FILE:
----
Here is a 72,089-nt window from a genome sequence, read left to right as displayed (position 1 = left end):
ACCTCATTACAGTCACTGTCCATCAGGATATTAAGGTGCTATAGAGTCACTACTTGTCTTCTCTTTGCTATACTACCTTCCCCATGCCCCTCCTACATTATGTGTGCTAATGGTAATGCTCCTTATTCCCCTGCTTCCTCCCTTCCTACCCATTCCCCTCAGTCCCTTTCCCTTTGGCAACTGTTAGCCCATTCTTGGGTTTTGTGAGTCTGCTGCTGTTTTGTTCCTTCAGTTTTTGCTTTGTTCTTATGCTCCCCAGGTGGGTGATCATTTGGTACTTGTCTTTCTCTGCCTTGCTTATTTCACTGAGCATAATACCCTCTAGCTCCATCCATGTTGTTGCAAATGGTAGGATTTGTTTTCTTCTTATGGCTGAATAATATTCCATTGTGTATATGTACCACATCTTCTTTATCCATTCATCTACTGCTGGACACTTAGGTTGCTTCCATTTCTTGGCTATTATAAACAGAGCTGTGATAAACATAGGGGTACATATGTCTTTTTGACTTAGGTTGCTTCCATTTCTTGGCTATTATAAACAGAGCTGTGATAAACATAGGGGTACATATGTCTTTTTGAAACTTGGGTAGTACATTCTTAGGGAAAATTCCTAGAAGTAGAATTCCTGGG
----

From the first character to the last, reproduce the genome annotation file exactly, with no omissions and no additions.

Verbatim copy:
Here is a 72,089-nt window from a genome sequence, read left to right as displayed (position 1 = left end):
ACCTCATTACAGTCACTGTCCATCAGGATATTAAGGTGCTATAGAGTCACTACTTGTCTTCTCTTTGCTATACTACCTTCCCCATGCCCCTCCTACATTATGTGTGCTAATGGTAATGCTCCTTATTCCCCTGCTTCCTCCCTTCCTACCCATTCCCCTCAGTCCCTTTCCCTTTGGCAACTGTTAGCCCATTCTTGGGTTTTGTGAGTCTGCTGCTGTTTTGTTCCTTCAGTTTTTGCTTTGTTCTTATGCTCCCCAGGTGGGTGATCATTTGGTACTTGTCTTTCTCTGCCTTGCTTATTTCACTGAGCATAATACCCTCTAGCTCCATCCATGTTGTTGCAAATGGTAGGATTTGTTTTCTTCTTATGGCTGAATAATATTCCATTGTGTATATGTACCACATCTTCTTTATCCATTCATCTACTGCTGGACACTTAGGTTGCTTCCATTTCTTGGCTATTATAAACAGAGCTGTGATAAACATAGGGGTACATATGTCTTTTTGACTTAGGTTGCTTCCATTTCTTGGCTATTATAAACAGAGCTGTGATAAACATAGGGGTACATATGTCTTTTTGAAACTTGGGTAGTACATTCTTAGGGAAAATTCCTAGAAGTAGAATTCCTGGG